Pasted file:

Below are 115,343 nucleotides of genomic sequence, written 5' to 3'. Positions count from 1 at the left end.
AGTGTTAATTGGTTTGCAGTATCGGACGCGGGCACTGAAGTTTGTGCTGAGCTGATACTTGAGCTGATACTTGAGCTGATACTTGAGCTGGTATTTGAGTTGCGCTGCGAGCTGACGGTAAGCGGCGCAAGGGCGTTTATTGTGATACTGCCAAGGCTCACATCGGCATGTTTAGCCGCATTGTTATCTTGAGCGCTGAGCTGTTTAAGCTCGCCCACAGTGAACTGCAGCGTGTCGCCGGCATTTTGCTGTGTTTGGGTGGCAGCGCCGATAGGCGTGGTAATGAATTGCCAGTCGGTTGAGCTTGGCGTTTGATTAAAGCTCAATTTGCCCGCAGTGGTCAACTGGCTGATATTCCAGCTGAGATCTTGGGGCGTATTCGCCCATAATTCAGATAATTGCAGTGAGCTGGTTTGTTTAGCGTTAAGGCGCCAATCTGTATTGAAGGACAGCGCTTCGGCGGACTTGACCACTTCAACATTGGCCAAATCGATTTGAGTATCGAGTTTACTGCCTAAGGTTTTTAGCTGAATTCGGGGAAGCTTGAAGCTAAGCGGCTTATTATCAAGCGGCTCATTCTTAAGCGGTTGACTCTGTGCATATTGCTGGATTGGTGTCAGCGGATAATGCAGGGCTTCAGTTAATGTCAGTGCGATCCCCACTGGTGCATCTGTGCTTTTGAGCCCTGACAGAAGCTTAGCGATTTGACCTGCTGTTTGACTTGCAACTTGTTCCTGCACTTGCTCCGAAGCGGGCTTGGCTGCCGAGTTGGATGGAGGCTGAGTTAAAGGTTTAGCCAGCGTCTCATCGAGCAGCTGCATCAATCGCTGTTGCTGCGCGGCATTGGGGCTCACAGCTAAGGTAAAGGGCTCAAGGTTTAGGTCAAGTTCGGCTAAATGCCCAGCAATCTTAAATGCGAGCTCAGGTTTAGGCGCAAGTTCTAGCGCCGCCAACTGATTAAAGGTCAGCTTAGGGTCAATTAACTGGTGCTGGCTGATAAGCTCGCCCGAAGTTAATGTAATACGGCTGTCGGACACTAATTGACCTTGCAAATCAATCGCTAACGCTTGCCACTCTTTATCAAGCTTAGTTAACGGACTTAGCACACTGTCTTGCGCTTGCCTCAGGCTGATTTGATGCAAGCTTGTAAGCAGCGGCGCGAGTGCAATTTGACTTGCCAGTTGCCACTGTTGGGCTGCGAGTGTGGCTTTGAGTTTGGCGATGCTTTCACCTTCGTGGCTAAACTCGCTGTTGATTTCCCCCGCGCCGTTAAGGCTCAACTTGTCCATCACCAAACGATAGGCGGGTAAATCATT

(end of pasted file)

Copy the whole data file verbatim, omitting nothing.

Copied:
Below are 115,343 nucleotides of genomic sequence, written 5' to 3'. Positions count from 1 at the left end.
AGTGTTAATTGGTTTGCAGTATCGGACGCGGGCACTGAAGTTTGTGCTGAGCTGATACTTGAGCTGATACTTGAGCTGATACTTGAGCTGGTATTTGAGTTGCGCTGCGAGCTGACGGTAAGCGGCGCAAGGGCGTTTATTGTGATACTGCCAAGGCTCACATCGGCATGTTTAGCCGCATTGTTATCTTGAGCGCTGAGCTGTTTAAGCTCGCCCACAGTGAACTGCAGCGTGTCGCCGGCATTTTGCTGTGTTTGGGTGGCAGCGCCGATAGGCGTGGTAATGAATTGCCAGTCGGTTGAGCTTGGCGTTTGATTAAAGCTCAATTTGCCCGCAGTGGTCAACTGGCTGATATTCCAGCTGAGATCTTGGGGCGTATTCGCCCATAATTCAGATAATTGCAGTGAGCTGGTTTGTTTAGCGTTAAGGCGCCAATCTGTATTGAAGGACAGCGCTTCGGCGGACTTGACCACTTCAACATTGGCCAAATCGATTTGAGTATCGAGTTTACTGCCTAAGGTTTTTAGCTGAATTCGGGGAAGCTTGAAGCTAAGCGGCTTATTATCAAGCGGCTCATTCTTAAGCGGTTGACTCTGTGCATATTGCTGGATTGGTGTCAGCGGATAATGCAGGGCTTCAGTTAATGTCAGTGCGATCCCCACTGGTGCATCTGTGCTTTTGAGCCCTGACAGAAGCTTAGCGATTTGACCTGCTGTTTGACTTGCAACTTGTTCCTGCACTTGCTCCGAAGCGGGCTTGGCTGCCGAGTTGGATGGAGGCTGAGTTAAAGGTTTAGCCAGCGTCTCATCGAGCAGCTGCATCAATCGCTGTTGCTGCGCGGCATTGGGGCTCACAGCTAAGGTAAAGGGCTCAAGGTTTAGGTCAAGTTCGGCTAAATGCCCAGCAATCTTAAATGCGAGCTCAGGTTTAGGCGCAAGTTCTAGCGCCGCCAACTGATTAAAGGTCAGCTTAGGGTCAATTAACTGGTGCTGGCTGATAAGCTCGCCCGAAGTTAATGTAATACGGCTGTCGGACACTAATTGACCTTGCAAATCAATCGCTAACGCTTGCCACTCTTTATCAAGCTTAGTTAACGGACTTAGCACACTGTCTTGCGCTTGCCTCAGGCTGATTTGATGCAAGCTTGTAAGCAGCGGCGCGAGTGCAATTTGACTTGCCAGTTGCCACTGTTGGGCTGCGAGTGTGGCTTTGAGTTTGGCGATGCTTTCACCTTCGTGGCTAAACTCGCTGTTGATTTCCCCCGCGCCGTTAAGGCTCAACTTGTCCATCACCAAACGATAGGCGGGTAAATCATT